While intended as a resource for grantmakers, GEO’s research findings offer gems of proven wisdom for all charitable nonprofits, especially those seeking financial support for much-needed capacity building initiatives. We encourage you to read the report for suggestions about how to take full advantage of capacity building support and to learn about the exemplary capacity building work of three of the National Council of Nonprofits’ members that are featured in the report: Forefront, in Illinois, the Massachusetts Nonprofit Network, and Washington Nonprofits.
The paper also sheds light on powerful shifts in grantmakers’ attitudes that can contribute significantly to the success of capacity building initiatives, as well as to positive relationships between grantmakers and grantees in general. We review these positive shifts in "What’s new in nonprofit capacity building?"
Trends: Is the annual employee performance evaluation dead, or just dying? (and why that might be just fine…)
The annual employee performance evaluation is a process all of us love to hate. Like the armadillo, we put on our armor and curl up in a ball to fend off the negative vibes from the annual ordeal. And we do so for good reason, according to recent articles in such publications as the Harvard Business Review (HBR), The New Yorker, and The Washington Post. The headlines of these articles tell the story: “The push against performance reviews;” “Why more and more companies are ditching performance ratings;” and “Study finds that basically every single person hates performance reviews.” There is even an article by Vu Le about annual appraisals in the nonprofit workplace: “Why the annual performance review has no place in the nonprofit sector.” (Spoiler alert: Vu’s post shares pointers that can make the process much more effective and palatable.)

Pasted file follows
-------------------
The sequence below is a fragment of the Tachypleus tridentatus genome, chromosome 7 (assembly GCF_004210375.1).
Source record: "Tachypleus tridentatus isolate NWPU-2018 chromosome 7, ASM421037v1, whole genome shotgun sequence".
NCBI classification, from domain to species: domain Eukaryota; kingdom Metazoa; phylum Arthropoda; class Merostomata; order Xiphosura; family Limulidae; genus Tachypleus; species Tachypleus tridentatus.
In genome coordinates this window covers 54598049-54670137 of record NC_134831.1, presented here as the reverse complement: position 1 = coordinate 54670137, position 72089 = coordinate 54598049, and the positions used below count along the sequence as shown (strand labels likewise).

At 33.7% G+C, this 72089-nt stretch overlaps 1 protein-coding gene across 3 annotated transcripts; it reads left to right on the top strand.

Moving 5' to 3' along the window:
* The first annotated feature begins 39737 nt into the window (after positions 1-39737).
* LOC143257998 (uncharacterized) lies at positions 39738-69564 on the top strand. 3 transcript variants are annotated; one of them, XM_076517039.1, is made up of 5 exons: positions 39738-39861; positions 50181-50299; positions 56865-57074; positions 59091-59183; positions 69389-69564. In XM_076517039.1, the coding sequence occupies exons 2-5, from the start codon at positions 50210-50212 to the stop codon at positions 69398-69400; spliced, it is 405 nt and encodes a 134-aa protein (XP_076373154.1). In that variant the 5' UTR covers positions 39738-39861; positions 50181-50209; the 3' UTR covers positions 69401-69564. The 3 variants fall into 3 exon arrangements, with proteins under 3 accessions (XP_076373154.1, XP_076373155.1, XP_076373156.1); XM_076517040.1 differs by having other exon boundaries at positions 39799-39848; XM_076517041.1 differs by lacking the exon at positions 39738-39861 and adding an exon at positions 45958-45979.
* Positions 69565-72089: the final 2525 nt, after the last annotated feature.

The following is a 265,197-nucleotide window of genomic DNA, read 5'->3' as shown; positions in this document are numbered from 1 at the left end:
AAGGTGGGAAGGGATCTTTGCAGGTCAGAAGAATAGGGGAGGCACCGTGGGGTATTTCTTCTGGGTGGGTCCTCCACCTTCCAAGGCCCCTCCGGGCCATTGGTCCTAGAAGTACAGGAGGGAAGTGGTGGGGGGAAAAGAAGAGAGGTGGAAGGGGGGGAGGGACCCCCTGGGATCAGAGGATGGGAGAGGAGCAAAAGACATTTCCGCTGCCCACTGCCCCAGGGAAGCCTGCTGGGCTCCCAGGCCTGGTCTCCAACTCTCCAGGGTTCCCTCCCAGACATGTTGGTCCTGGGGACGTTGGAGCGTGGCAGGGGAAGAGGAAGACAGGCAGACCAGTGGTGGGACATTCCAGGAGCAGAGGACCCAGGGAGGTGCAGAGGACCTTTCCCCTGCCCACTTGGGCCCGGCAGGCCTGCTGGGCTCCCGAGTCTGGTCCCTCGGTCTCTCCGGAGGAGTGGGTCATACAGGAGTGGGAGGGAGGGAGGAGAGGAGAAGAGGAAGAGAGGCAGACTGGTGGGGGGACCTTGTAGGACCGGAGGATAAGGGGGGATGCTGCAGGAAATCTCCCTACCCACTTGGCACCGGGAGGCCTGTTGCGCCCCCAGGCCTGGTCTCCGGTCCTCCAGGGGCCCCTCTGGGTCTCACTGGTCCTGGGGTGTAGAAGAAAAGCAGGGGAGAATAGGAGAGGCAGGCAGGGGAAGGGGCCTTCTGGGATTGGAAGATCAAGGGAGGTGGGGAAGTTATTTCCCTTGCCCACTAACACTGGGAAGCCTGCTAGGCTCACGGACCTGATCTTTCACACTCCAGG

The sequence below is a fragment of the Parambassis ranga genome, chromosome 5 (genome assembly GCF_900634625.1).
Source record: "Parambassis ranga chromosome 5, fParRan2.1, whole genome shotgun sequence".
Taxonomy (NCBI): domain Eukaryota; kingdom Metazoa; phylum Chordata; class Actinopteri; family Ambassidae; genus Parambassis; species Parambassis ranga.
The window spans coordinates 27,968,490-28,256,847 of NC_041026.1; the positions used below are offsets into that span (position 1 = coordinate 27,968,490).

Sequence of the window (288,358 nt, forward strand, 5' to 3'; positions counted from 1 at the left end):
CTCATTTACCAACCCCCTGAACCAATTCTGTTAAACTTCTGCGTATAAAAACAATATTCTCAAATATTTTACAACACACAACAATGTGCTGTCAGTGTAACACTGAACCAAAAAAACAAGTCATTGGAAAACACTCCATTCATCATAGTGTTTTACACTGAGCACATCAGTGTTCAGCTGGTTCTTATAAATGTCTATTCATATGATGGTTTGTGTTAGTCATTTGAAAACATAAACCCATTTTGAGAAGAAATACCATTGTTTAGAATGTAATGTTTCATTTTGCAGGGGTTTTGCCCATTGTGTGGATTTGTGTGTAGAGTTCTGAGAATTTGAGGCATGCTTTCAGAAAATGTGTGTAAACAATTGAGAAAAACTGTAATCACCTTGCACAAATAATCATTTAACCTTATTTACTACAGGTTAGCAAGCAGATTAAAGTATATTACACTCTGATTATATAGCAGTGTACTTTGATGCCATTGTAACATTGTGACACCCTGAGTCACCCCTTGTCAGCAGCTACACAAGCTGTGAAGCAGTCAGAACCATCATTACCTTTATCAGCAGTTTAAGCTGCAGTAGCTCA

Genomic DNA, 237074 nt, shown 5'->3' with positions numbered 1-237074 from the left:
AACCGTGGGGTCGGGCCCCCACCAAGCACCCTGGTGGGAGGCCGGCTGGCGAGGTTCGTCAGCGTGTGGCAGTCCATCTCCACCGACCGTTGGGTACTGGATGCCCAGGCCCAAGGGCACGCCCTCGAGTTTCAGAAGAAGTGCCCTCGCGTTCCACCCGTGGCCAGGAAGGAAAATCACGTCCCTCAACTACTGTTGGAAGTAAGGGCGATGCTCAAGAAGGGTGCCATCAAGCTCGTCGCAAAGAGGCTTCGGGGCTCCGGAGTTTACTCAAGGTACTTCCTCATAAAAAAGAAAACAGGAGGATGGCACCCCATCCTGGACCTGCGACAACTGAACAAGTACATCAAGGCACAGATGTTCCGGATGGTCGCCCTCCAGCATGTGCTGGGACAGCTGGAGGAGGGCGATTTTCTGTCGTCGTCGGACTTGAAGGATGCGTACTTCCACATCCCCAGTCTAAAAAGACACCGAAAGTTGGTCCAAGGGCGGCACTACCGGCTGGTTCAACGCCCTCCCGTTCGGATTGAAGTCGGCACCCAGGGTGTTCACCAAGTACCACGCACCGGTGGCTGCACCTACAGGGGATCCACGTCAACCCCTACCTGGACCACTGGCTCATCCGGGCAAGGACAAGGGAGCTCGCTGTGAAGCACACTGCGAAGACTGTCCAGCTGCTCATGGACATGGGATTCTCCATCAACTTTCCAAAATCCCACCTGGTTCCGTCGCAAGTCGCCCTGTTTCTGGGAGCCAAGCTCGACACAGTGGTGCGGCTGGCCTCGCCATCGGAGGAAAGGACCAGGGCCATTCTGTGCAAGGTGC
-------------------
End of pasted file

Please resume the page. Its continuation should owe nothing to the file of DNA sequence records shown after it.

Should nonprofits be throwing out the annual performance review process in favor of something more current? As reported by HBR, “By early 2015, around 30 large companies, representing over 1.5 million employees, were following a similar path. No longer defining performance by a single number, these companies were emphasizing ongoing, quality conversations between managers and their teams.” What do you think of the process used to evaluate workers’ performance at your nonprofit? On our blog we take a look at the arguments for and against annual performance reviews, and suggest that, rather than an “either/or” approach, this is a situation where “both/and” will provide the most effective development of the nonprofit leadership pipeline. What is the ideal employee performance evaluation process for your nonprofit?
Connect via the Nonprofit Career Center
Whether you are a nonprofit HR director searching for the right candidate for an open position or someone in the nonprofit sector seeking a new opportunity, the Nonprofit Career Center is a resource for you. See the sampling below for just a few of the thousands of open positions advertised, then search for the right job for you or list a job.